Among its potential benefits, in addition to analgesic activity, mitragynine seems to be a key component for the anti-inflammatory properties of kratom by suppressing prostaglandin E2 (PGE-2) production in the cyclooxygenase 2 (COX-2) pathway.
There are possible serious adverse effects of kratom under investigation. Different studies have shown elevated blood pressure, kidney toxicity, impaired cognition and behaviour, potential for physical and psychological dependence (addiction), and liver failure. The onset of liver injury is described to occur within 2 to 8 weeks of starting regular use of kratom powder or tablets, with initial symptoms of fatigue, nausea, itching, and dark urine followed by jaundice. The pattern of liver injury seems to be typically cholestatic and can be severe with serum bilirubin levels rising above 20 mg/dL. Kratom has also been identified as potentially toxic to the heart.
Short time use effects
Nausea, constipation, sleep problems, temporary erectile dysfunction, itching, or sweating
Hostility, aggression, aching of muscles and bones, jerky movements of the limbs, anorexia and weight loss, and insomnia.
Infrequent side effects
Seizures (individuals using high doses of kratom, either alone or combined with other drugs), intrahepatic cholestasis, psychotic symptoms, Adult Respiratory Distress Syndrome, and hypothyroidism.
Long time use effects
Anorexia, dry mouth, problems in diuresis, darker skin, and hair loss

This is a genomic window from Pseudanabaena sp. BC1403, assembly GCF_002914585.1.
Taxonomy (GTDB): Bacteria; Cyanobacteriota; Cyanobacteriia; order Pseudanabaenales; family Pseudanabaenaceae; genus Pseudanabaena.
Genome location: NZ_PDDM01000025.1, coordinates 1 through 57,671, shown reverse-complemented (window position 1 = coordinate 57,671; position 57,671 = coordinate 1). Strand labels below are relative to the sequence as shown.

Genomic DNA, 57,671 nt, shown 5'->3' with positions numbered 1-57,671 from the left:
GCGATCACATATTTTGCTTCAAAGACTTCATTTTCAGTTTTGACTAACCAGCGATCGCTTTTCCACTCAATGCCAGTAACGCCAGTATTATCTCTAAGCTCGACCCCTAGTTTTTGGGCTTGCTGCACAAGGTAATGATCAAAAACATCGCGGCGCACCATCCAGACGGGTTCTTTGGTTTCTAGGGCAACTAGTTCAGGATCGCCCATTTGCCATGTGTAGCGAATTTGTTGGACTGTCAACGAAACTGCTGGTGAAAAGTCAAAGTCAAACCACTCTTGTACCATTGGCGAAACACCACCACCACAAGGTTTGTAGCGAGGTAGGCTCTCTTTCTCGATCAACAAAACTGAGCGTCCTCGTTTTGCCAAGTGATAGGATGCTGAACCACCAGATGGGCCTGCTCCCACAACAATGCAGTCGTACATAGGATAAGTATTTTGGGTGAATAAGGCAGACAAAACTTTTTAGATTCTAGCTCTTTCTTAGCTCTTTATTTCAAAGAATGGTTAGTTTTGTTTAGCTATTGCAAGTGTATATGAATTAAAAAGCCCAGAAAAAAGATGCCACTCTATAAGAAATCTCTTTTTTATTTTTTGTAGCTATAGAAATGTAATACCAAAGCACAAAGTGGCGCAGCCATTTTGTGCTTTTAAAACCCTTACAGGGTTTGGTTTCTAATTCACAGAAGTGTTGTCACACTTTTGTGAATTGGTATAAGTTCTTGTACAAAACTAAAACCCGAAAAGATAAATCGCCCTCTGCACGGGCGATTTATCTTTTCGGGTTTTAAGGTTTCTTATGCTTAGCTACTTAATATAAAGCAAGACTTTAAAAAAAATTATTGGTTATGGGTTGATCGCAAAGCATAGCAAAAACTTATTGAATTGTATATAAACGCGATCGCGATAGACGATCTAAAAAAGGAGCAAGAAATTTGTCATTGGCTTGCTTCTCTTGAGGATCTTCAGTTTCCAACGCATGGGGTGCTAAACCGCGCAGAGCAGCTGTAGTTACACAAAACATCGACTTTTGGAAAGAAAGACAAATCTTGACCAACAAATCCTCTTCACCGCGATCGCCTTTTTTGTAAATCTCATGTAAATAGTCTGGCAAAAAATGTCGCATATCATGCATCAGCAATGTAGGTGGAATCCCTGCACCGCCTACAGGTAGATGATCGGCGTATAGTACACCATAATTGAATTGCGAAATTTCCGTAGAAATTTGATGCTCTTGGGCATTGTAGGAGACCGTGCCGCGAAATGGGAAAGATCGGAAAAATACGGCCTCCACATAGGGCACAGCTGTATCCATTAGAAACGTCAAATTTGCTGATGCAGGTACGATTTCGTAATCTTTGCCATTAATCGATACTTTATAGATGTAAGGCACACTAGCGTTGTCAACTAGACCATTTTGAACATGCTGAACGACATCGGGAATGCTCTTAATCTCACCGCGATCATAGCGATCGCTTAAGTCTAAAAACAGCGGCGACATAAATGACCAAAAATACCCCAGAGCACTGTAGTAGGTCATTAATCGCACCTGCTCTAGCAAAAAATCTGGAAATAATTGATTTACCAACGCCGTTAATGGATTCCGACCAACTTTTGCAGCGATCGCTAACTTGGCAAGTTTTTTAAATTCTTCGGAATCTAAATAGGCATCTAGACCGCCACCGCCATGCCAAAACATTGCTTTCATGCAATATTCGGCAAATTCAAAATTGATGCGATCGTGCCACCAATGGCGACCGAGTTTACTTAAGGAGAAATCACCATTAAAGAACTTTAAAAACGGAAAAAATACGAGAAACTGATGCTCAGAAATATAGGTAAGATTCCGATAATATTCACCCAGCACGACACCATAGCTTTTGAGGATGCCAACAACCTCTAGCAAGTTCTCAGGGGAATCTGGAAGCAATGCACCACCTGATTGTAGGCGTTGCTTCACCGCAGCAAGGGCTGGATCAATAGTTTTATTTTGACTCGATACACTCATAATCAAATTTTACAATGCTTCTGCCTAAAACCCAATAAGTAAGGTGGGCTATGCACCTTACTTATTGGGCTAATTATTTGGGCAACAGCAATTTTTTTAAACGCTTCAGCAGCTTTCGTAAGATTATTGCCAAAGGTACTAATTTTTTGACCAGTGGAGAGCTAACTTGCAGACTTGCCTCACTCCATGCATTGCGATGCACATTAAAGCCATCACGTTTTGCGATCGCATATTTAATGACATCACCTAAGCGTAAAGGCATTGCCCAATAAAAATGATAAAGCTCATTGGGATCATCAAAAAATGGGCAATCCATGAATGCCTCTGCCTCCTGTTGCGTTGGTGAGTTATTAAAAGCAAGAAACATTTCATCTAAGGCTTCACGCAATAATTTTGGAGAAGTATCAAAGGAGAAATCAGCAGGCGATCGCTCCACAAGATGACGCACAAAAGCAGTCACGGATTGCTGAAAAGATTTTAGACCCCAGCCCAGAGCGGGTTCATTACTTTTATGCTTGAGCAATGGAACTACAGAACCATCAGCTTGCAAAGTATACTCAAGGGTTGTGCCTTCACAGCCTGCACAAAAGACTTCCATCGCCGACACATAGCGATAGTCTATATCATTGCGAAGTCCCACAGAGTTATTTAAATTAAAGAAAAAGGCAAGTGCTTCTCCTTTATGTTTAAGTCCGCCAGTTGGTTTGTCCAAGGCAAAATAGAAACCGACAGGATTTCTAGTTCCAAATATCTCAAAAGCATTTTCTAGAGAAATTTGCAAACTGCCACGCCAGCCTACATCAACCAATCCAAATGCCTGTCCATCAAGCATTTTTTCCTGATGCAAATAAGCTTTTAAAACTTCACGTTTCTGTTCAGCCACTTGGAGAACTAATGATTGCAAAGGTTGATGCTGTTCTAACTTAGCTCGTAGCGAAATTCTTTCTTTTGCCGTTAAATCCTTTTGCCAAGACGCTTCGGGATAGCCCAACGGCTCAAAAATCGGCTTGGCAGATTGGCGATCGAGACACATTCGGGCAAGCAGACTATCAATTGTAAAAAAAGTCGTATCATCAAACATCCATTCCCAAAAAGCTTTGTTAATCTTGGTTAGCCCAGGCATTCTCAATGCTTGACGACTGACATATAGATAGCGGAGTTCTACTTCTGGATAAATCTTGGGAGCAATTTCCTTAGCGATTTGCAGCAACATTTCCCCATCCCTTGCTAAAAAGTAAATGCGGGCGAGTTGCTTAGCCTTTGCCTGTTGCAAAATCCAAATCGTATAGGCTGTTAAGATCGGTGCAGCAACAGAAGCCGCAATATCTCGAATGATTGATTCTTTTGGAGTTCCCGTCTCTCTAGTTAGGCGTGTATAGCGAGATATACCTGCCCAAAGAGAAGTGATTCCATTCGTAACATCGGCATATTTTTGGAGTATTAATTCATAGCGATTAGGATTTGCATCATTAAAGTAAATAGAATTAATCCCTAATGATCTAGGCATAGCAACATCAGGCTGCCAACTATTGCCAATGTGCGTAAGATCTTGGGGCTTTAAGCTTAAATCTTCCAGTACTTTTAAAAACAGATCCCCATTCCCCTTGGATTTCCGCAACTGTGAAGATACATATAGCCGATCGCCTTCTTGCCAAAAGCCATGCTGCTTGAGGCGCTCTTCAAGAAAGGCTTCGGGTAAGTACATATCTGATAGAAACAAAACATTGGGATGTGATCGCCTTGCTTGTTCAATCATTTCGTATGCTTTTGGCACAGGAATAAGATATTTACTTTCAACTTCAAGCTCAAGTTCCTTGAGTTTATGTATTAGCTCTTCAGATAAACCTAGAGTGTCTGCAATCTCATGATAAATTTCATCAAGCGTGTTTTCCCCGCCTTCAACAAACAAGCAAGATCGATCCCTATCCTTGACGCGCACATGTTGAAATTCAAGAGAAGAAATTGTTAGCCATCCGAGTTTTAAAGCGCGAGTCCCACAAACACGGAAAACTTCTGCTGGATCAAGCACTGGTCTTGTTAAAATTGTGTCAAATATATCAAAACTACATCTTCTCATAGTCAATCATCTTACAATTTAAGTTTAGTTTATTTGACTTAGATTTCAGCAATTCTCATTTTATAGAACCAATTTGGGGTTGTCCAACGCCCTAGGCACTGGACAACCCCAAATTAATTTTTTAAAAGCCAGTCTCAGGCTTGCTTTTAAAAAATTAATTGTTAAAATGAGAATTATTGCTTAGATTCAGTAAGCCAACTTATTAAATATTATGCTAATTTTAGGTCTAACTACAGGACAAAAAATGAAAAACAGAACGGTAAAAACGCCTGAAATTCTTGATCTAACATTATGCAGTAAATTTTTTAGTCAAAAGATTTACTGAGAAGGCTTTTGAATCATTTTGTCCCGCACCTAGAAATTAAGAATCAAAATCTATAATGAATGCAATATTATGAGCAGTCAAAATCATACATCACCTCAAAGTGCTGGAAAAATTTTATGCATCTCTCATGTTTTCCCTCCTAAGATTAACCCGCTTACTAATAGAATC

Fatalities have been reported when kratom was mixed with these other medications:
- O-desmethyltramadol (tramadol/Ultram); propylhexedrine (Benzedrex);
- Over-the-counter cold medications and benzodiazepines (Valium, Xanax, Klonopin);
- Venlafaxine (Effexor), diphenhydramine (benadryl), and mirtazapine (Remeron);
- Zopiclone (Lunesta), citalopram (Celexa), and lamotrigine (Lamictal)
Drug addiction history is the complex history of human desire, trying in every way to relieve sufferings, to enhance feelings of pleasure, and to satisfy other inexhaustible and incessant desires. The line between socially acceptable and unlawful use of a variety of psychoactive products is culture-bound. Kratom is a plant with a well-established traditional use in South Asia to enhance work abilities as well as support traditional medicine and culture, even if officially banned. At the same time, kratom’s rapid diffusion into Western societies, where it is often considered a “natural” option to illicit drugs or an alternative to opioid treatment, is not free of risks.
Based on preclinical data and case reports published in scientific literature as well as anecdotal experiences posted online, kratom is not a safe drug. Its use is associated with drug dependency, development of withdrawal symptoms, craving, serious adverse effects, and life-threating effects, especially in a multi-drug scenario.
- Following (the Roots) of Kratom (Mitragyna speciosa): The Evolution of an Enhancer from a Traditional Use to Increase Work and Productivity in Southeast Asia to a Recreational Psychoactive Drug in Western Countries
- Pharmacokinetics of mitragynine in man
Kratom – Overviews
- Following “the Roots” of Kratom (Mitragyna speciosa) – 2015
- Neurobiology of Kratom and its main alkaloid mitragynine – 2016
- Legally Lethal Kratom: A Herbal Supplement with Overdose Potential. – PubMed – NCBI – 2019
- Current perspectives on the impact of Kratom use – 2019
- Mitragyna speciosa – Clinical, Toxicological Aspects and Analysis in Biological and Non-Biological Samples – 2019
- Long-Term Cognitive Effects of Kratom (Mitragyna speciosa Korth.) Use. – PubMed – NCBI – 2019
- Kratom exposures reported to United States poison control centers: 2011-2017. – PubMed – NCBI – 2019
Kratom – Dependence and Abuse
- Novel case of maternal and neonatal kratom dependence and withdrawal – 2018
- Kratom Withdrawal: A Systematic Review with Case Series. – PubMed – NCBI – 2019
Kratom – Legality
Kratom – Pharmacokinetics